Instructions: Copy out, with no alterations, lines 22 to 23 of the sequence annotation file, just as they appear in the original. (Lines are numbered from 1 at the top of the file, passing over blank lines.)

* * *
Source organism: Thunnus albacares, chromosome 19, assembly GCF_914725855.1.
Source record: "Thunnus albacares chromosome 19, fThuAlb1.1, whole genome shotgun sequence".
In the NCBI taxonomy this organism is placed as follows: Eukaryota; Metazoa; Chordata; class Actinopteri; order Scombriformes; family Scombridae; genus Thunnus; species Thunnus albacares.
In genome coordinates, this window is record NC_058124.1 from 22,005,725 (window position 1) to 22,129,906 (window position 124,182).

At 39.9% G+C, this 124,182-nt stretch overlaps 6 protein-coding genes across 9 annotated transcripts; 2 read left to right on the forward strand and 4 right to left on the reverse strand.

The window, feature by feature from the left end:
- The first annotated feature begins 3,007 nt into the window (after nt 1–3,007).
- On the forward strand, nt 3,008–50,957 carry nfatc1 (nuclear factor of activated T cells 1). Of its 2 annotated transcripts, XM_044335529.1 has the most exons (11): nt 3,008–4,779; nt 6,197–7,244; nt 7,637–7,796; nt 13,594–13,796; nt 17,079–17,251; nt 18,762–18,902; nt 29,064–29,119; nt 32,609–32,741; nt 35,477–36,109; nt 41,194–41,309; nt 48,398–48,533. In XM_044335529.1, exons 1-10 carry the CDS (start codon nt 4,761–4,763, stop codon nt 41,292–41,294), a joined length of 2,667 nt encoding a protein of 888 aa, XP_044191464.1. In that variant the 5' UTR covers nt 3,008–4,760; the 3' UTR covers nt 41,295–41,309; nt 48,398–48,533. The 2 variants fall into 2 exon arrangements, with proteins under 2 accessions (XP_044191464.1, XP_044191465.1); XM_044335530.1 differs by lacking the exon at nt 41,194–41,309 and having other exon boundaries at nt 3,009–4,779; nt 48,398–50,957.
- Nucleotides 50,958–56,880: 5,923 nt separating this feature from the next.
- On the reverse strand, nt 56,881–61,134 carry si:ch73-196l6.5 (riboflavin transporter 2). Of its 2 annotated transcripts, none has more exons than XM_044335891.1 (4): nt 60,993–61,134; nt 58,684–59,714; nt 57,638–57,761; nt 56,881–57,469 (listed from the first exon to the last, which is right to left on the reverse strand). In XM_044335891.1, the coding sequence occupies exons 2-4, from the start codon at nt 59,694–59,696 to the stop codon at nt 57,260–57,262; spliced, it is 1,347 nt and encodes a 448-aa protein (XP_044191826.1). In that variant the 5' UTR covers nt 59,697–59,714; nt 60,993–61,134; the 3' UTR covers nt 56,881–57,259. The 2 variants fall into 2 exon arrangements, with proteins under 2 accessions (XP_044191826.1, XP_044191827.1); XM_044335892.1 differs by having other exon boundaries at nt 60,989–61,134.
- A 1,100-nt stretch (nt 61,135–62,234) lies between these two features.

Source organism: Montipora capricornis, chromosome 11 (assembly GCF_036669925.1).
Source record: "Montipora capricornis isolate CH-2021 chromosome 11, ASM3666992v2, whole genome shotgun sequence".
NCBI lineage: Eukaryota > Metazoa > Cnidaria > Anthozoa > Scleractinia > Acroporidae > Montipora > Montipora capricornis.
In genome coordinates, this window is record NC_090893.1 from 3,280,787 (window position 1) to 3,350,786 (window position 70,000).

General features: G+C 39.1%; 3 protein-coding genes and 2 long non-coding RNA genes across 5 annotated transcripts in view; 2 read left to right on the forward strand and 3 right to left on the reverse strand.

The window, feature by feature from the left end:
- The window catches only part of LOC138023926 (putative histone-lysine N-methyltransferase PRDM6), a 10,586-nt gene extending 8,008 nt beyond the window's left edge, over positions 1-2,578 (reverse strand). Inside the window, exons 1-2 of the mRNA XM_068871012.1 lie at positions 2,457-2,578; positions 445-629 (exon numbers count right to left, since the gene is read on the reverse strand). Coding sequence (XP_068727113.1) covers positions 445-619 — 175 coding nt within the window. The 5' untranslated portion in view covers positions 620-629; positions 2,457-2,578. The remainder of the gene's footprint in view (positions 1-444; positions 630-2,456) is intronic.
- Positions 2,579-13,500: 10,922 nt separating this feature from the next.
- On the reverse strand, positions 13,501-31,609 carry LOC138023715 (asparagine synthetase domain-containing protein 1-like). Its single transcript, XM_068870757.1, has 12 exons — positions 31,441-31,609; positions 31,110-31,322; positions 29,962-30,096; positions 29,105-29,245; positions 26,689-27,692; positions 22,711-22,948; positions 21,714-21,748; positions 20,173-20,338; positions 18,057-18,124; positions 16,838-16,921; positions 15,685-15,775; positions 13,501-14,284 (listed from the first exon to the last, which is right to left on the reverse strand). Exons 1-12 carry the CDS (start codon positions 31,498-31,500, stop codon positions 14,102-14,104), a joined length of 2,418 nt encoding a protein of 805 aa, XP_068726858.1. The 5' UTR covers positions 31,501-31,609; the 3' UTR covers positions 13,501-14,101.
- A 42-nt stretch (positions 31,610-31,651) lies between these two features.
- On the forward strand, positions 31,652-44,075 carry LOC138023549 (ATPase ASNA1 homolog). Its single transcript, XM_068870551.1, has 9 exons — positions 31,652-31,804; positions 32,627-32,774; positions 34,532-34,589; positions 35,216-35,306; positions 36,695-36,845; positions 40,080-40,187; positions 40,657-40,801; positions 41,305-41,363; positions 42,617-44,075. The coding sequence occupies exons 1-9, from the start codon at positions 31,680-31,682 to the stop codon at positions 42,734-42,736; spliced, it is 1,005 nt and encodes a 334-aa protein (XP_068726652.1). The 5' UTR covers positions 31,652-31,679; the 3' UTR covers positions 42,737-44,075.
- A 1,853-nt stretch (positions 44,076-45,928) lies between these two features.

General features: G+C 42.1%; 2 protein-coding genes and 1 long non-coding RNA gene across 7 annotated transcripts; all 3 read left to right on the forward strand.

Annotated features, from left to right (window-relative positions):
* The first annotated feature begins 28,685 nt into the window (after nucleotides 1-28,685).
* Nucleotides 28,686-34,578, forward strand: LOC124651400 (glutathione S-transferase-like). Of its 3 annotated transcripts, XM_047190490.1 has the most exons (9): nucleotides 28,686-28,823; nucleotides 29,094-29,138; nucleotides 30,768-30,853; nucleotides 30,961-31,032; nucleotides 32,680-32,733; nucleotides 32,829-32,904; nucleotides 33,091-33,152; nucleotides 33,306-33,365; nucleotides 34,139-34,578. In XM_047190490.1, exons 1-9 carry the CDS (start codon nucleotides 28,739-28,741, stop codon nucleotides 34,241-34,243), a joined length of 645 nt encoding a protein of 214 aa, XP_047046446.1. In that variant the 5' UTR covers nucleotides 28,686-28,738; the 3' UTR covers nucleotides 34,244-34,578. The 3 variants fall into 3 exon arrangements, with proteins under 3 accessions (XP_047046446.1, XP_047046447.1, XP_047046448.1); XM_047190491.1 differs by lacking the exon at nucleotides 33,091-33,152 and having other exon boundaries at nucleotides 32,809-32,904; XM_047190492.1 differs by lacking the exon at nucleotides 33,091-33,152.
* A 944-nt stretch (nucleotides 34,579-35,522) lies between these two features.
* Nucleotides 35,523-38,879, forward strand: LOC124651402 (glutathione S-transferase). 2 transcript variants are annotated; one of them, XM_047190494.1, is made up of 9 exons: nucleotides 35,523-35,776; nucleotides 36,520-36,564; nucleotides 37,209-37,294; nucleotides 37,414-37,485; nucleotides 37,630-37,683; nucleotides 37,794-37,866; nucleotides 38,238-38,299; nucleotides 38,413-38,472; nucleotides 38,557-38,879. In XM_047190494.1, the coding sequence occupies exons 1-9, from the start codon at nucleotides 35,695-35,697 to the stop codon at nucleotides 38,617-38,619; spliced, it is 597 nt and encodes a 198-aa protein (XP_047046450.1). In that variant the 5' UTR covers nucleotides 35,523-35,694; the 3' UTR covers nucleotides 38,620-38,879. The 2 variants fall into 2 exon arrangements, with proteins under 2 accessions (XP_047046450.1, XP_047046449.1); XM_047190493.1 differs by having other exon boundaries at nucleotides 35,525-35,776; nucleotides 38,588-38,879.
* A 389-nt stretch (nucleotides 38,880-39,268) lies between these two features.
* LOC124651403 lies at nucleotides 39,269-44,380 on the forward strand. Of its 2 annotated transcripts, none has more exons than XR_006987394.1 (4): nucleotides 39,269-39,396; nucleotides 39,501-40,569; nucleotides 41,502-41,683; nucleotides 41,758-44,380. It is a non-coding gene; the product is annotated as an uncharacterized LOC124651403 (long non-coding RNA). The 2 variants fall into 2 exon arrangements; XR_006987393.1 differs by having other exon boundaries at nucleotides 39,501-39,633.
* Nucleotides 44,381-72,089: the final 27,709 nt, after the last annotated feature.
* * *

- On the forward strand, positions 31,652-44,075 carry LOC138023549 (ATPase ASNA1 homolog). Its single transcript, XM_068870551.1, has 9 exons — positions 31,652-31,804; positions 32,627-32,774; positions 34,532-34,589; positions 35,216-35,306; positions 36,695-36,845; positions 40,080-40,187; positions 40,657-40,801; positions 41,305-41,363; positions 42,617-44,075. The coding sequence occupies exons 1-9, from the start codon at positions 31,680-31,682 to the stop codon at positions 42,734-42,736; spliced, it is 1,005 nt and encodes a 334-aa protein (XP_068726652.1). The 5' UTR covers positions 31,652-31,679; the 3' UTR covers positions 42,737-44,075.
- A 1,853-nt stretch (positions 44,076-45,928) lies between these two features.